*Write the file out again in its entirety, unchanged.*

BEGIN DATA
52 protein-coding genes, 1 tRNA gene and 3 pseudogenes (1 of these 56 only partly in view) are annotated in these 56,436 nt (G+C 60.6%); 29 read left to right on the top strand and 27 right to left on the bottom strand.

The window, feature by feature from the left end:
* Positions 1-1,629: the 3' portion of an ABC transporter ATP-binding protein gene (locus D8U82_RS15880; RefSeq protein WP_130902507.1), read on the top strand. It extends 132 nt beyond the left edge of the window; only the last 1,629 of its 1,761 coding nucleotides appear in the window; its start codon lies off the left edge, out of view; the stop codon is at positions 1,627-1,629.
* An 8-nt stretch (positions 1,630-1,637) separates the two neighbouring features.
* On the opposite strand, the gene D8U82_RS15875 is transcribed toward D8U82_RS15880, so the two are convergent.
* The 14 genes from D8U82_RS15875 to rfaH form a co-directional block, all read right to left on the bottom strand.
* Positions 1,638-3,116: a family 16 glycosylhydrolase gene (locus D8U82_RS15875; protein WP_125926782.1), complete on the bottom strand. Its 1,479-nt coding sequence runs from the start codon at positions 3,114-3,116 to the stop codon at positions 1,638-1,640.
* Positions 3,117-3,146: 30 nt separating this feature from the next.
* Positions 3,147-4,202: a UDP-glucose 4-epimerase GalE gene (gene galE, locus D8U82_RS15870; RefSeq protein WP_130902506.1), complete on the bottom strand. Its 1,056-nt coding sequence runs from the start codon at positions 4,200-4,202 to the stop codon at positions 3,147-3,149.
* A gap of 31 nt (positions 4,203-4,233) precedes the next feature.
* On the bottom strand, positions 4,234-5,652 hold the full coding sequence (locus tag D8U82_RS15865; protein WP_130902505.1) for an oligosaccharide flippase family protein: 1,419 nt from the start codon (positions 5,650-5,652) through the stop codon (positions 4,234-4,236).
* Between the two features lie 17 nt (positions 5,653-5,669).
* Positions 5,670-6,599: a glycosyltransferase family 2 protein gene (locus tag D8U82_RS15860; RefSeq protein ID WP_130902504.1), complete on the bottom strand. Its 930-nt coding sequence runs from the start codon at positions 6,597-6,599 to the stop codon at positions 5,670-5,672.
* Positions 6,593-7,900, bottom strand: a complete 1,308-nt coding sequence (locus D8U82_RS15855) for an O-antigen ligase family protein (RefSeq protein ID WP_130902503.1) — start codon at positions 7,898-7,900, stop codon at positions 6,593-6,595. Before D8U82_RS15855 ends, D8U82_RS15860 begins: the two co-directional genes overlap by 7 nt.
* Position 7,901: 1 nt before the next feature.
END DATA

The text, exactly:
52 protein-coding genes, 1 tRNA gene and 3 pseudogenes (1 of these 56 only partly in view) are annotated in these 56,436 nt (G+C 60.6%); 29 read left to right on the top strand and 27 right to left on the bottom strand.

The window, feature by feature from the left end:
* Positions 1-1,629: the 3' portion of an ABC transporter ATP-binding protein gene (locus D8U82_RS15880; RefSeq protein WP_130902507.1), read on the top strand. It extends 132 nt beyond the left edge of the window; only the last 1,629 of its 1,761 coding nucleotides appear in the window; its start codon lies off the left edge, out of view; the stop codon is at positions 1,627-1,629.
* An 8-nt stretch (positions 1,630-1,637) separates the two neighbouring features.
* On the opposite strand, the gene D8U82_RS15875 is transcribed toward D8U82_RS15880, so the two are convergent.
* The 14 genes from D8U82_RS15875 to rfaH form a co-directional block, all read right to left on the bottom strand.
* Positions 1,638-3,116: a family 16 glycosylhydrolase gene (locus D8U82_RS15875; protein WP_125926782.1), complete on the bottom strand. Its 1,479-nt coding sequence runs from the start codon at positions 3,114-3,116 to the stop codon at positions 1,638-1,640.
* Positions 3,117-3,146: 30 nt separating this feature from the next.
* Positions 3,147-4,202: a UDP-glucose 4-epimerase GalE gene (gene galE, locus D8U82_RS15870; RefSeq protein WP_130902506.1), complete on the bottom strand. Its 1,056-nt coding sequence runs from the start codon at positions 4,200-4,202 to the stop codon at positions 3,147-3,149.
* A gap of 31 nt (positions 4,203-4,233) precedes the next feature.
* On the bottom strand, positions 4,234-5,652 hold the full coding sequence (locus tag D8U82_RS15865; protein WP_130902505.1) for an oligosaccharide flippase family protein: 1,419 nt from the start codon (positions 5,650-5,652) through the stop codon (positions 4,234-4,236).
* Between the two features lie 17 nt (positions 5,653-5,669).
* Positions 5,670-6,599: a glycosyltransferase family 2 protein gene (locus tag D8U82_RS15860; RefSeq protein ID WP_130902504.1), complete on the bottom strand. Its 930-nt coding sequence runs from the start codon at positions 6,597-6,599 to the stop codon at positions 5,670-5,672.
* Positions 6,593-7,900, bottom strand: a complete 1,308-nt coding sequence (locus D8U82_RS15855) for an O-antigen ligase family protein (RefSeq protein ID WP_130902503.1) — start codon at positions 7,898-7,900, stop codon at positions 6,593-6,595. Before D8U82_RS15855 ends, D8U82_RS15860 begins: the two co-directional genes overlap by 7 nt.
* Position 7,901: 1 nt before the next feature.